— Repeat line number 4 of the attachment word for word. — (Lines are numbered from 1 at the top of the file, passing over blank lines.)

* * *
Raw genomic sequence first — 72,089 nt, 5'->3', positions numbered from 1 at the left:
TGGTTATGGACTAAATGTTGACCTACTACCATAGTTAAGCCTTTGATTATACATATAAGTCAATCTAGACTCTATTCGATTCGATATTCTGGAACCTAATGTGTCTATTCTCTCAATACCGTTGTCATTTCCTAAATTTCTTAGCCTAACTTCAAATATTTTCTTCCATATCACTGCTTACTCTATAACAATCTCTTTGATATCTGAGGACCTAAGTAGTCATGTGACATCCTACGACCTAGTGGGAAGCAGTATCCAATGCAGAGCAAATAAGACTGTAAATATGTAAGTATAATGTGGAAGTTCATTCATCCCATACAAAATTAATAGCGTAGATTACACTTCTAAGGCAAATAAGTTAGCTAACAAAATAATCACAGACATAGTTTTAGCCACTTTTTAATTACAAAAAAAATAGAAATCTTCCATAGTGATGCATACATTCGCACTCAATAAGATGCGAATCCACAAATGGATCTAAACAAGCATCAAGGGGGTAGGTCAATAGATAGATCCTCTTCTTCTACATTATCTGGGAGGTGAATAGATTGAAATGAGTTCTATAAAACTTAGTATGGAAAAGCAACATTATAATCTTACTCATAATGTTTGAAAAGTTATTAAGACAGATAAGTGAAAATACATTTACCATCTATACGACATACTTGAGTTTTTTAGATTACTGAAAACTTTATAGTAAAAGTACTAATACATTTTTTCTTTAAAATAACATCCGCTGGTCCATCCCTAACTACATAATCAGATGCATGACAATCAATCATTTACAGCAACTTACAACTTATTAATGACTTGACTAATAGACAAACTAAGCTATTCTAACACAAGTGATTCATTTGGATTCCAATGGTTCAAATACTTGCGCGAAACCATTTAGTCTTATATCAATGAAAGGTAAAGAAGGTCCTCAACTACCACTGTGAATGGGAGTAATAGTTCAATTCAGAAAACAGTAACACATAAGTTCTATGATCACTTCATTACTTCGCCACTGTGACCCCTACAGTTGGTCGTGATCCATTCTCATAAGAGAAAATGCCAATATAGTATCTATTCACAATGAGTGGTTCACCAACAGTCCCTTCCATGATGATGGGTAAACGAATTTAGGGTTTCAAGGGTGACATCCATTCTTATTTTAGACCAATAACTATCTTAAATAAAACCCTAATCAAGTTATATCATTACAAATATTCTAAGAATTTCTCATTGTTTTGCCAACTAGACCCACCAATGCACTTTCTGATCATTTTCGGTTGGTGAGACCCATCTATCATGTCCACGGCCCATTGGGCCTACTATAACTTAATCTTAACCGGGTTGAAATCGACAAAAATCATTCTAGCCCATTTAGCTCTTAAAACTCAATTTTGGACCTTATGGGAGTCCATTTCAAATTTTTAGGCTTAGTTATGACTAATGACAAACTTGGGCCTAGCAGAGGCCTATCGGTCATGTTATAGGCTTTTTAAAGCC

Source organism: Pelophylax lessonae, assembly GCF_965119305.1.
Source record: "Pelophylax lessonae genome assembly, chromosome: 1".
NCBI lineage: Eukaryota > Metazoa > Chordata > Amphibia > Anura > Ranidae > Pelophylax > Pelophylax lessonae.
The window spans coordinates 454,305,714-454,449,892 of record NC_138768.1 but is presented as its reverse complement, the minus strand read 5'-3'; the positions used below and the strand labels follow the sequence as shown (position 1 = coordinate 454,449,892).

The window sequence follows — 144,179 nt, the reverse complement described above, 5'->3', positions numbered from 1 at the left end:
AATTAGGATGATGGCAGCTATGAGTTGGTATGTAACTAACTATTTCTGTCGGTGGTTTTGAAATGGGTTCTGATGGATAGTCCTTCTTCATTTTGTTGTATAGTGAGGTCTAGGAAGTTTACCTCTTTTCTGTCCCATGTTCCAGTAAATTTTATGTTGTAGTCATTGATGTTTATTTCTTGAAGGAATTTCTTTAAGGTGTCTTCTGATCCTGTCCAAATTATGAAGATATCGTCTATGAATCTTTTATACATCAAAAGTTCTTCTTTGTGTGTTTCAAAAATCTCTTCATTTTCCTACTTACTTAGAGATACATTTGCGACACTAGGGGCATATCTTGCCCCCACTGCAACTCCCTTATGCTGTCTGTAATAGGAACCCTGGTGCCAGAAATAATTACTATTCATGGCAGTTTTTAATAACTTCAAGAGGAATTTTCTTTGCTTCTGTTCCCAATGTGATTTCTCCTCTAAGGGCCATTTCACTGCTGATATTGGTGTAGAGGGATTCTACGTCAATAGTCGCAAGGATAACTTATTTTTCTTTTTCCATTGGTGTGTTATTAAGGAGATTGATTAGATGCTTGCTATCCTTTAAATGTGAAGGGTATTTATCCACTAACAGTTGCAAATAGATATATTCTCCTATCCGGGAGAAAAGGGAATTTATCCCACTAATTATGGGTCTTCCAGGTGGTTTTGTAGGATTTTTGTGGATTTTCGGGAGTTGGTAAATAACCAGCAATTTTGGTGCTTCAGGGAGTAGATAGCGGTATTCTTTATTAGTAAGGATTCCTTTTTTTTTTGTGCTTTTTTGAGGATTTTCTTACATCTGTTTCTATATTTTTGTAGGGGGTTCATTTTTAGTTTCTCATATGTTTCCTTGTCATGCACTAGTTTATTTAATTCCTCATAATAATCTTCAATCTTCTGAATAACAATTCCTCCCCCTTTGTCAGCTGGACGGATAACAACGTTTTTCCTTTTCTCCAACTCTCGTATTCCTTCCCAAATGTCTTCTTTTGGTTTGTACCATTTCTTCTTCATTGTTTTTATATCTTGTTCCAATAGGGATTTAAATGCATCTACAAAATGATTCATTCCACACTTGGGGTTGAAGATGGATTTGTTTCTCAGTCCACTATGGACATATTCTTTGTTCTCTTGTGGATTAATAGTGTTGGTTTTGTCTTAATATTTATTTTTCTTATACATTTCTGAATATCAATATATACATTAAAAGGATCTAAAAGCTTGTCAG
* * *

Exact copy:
Source record: "Pelophylax lessonae genome assembly, chromosome: 1".